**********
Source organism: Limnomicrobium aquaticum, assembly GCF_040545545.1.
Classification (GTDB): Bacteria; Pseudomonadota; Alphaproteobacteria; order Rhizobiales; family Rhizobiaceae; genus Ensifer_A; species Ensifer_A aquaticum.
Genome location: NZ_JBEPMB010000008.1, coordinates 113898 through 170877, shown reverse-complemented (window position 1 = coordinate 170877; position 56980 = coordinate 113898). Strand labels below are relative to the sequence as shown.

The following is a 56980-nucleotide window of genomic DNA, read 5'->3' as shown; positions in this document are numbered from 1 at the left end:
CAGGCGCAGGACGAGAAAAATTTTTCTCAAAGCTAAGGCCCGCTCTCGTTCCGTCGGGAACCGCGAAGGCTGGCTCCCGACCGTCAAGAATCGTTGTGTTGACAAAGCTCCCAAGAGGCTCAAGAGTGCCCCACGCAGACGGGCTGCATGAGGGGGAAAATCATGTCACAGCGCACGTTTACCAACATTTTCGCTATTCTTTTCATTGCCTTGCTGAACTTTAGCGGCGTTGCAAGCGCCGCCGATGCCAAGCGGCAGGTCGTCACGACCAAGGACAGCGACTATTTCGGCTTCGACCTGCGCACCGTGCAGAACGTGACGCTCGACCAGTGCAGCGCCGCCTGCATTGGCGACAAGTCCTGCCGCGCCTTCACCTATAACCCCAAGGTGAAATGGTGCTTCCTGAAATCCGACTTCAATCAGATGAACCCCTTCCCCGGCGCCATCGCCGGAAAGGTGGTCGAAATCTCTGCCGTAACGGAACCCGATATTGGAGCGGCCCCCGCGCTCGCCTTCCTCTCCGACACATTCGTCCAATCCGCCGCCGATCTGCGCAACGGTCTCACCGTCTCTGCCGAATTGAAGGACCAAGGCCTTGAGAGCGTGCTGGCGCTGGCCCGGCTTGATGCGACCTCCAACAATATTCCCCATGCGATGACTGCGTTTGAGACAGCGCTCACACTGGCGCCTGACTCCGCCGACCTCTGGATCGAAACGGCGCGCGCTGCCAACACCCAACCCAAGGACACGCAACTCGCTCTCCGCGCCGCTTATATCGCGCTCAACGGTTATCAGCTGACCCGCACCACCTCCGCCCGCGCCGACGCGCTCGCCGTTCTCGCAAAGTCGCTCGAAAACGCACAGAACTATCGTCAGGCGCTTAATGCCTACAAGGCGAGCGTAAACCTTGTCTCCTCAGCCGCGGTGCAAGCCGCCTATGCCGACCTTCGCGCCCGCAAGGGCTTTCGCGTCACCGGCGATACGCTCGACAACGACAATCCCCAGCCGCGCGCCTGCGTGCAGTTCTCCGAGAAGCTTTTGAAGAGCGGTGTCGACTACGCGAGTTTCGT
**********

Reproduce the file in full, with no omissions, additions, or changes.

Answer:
Source organism: Limnomicrobium aquaticum, assembly GCF_040545545.1.
Classification (GTDB): Bacteria; Pseudomonadota; Alphaproteobacteria; order Rhizobiales; family Rhizobiaceae; genus Ensifer_A; species Ensifer_A aquaticum.
Genome location: NZ_JBEPMB010000008.1, coordinates 113898 through 170877, shown reverse-complemented (window position 1 = coordinate 170877; position 56980 = coordinate 113898). Strand labels below are relative to the sequence as shown.

The following is a 56980-nucleotide window of genomic DNA, read 5'->3' as shown; positions in this document are numbered from 1 at the left end:
CAGGCGCAGGACGAGAAAAATTTTTCTCAAAGCTAAGGCCCGCTCTCGTTCCGTCGGGAACCGCGAAGGCTGGCTCCCGACCGTCAAGAATCGTTGTGTTGACAAAGCTCCCAAGAGGCTCAAGAGTGCCCCACGCAGACGGGCTGCATGAGGGGGAAAATCATGTCACAGCGCACGTTTACCAACATTTTCGCTATTCTTTTCATTGCCTTGCTGAACTTTAGCGGCGTTGCAAGCGCCGCCGATGCCAAGCGGCAGGTCGTCACGACCAAGGACAGCGACTATTTCGGCTTCGACCTGCGCACCGTGCAGAACGTGACGCTCGACCAGTGCAGCGCCGCCTGCATTGGCGACAAGTCCTGCCGCGCCTTCACCTATAACCCCAAGGTGAAATGGTGCTTCCTGAAATCCGACTTCAATCAGATGAACCCCTTCCCCGGCGCCATCGCCGGAAAGGTGGTCGAAATCTCTGCCGTAACGGAACCCGATATTGGAGCGGCCCCCGCGCTCGCCTTCCTCTCCGACACATTCGTCCAATCCGCCGCCGATCTGCGCAACGGTCTCACCGTCTCTGCCGAATTGAAGGACCAAGGCCTTGAGAGCGTGCTGGCGCTGGCCCGGCTTGATGCGACCTCCAACAATATTCCCCATGCGATGACTGCGTTTGAGACAGCGCTCACACTGGCGCCTGACTCCGCCGACCTCTGGATCGAAACGGCGCGCGCTGCCAACACCCAACCCAAGGACACGCAACTCGCTCTCCGCGCCGCTTATATCGCGCTCAACGGTTATCAGCTGACCCGCACCACCTCCGCCCGCGCCGACGCGCTCGCCGTTCTCGCAAAGTCGCTCGAAAACGCACAGAACTATCGTCAGGCGCTTAATGCCTACAAGGCGAGCGTAAACCTTGTCTCCTCAGCCGCGGTGCAAGCCGCCTATGCCGACCTTCGCGCCCGCAAGGGCTTTCGCGTCACCGGCGATACGCTCGACAACGACAATCCCCAGCCGCGCGCCTGCGTGCAGTTCTCCGAGAAGCTTTTGAAGAGCGGTGTCGACTACGCGAGTTTCGT